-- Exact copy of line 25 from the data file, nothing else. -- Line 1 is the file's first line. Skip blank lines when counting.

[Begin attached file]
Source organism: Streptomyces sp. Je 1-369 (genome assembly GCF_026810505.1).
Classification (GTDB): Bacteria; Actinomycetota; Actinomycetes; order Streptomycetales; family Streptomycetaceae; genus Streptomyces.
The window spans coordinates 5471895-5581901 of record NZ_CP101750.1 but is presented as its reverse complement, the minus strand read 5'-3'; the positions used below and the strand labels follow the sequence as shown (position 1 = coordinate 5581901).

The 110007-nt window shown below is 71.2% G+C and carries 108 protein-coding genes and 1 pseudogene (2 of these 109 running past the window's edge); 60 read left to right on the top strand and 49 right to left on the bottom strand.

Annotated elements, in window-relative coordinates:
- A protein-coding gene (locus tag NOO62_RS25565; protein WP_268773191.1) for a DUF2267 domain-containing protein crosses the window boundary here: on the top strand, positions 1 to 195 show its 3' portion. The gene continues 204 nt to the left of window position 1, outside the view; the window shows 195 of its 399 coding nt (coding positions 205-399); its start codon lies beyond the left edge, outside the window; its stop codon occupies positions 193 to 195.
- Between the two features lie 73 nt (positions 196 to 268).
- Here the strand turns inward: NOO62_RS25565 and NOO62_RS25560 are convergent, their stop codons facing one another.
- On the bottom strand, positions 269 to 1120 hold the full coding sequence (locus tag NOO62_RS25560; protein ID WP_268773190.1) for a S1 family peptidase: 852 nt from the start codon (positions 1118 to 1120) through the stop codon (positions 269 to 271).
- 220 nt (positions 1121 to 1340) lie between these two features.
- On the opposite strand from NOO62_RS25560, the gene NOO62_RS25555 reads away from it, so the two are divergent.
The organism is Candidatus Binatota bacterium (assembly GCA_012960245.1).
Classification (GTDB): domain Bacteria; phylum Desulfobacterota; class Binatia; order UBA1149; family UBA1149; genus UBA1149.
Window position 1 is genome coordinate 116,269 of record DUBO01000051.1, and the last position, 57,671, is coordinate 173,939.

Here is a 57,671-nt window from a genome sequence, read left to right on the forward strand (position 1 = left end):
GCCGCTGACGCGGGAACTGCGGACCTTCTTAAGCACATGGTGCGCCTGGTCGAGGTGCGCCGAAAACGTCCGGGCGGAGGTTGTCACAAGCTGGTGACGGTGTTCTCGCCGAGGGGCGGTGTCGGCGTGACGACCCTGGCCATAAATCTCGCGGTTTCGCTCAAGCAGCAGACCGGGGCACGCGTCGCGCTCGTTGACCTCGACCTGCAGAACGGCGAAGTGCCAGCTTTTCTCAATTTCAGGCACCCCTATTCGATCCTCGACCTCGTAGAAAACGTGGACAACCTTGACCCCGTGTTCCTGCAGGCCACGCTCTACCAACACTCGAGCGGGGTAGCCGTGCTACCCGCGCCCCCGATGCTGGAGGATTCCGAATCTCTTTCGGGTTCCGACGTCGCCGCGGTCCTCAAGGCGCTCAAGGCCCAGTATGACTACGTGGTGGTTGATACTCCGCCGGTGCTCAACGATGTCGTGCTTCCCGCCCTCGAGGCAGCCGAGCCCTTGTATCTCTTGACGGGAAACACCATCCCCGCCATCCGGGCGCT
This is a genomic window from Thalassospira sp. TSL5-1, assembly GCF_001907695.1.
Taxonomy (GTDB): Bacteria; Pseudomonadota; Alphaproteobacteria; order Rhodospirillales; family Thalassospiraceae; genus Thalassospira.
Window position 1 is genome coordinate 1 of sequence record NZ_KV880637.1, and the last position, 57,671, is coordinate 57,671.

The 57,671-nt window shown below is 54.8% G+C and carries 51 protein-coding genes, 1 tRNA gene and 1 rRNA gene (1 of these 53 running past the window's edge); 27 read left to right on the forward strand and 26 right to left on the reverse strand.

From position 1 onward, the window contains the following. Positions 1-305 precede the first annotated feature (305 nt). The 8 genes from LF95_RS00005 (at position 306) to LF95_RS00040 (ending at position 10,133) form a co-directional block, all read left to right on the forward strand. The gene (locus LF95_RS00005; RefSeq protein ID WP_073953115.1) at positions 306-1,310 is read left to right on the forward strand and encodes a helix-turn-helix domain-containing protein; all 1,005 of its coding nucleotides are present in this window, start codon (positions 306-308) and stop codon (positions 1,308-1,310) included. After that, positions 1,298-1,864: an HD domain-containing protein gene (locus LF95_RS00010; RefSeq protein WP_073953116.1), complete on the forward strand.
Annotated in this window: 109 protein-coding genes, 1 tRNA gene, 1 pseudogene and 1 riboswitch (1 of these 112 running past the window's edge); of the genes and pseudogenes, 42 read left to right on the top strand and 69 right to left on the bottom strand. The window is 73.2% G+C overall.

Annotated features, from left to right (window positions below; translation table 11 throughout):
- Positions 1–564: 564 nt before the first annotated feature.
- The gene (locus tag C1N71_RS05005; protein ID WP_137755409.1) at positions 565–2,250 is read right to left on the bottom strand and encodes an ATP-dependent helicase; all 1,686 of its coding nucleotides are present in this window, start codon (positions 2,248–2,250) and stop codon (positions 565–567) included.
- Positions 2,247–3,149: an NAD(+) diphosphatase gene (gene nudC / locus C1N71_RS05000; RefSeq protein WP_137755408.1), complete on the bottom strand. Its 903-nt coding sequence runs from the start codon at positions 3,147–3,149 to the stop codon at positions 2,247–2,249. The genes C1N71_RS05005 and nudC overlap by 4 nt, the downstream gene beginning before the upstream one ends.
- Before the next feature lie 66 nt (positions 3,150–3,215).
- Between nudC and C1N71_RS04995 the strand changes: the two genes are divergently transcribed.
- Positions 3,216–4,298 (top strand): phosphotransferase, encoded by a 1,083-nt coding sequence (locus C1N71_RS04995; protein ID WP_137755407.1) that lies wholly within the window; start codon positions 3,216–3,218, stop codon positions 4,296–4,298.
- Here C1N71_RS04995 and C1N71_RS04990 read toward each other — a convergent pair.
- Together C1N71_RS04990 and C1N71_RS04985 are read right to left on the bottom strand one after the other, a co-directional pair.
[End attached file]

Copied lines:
- The gene (locus tag C1N71_RS05005; protein ID WP_137755409.1) at positions 565–2,250 is read right to left on the bottom strand and encodes an ATP-dependent helicase; all 1,686 of its coding nucleotides are present in this window, start codon (positions 2,248–2,250) and stop codon (positions 565–567) included.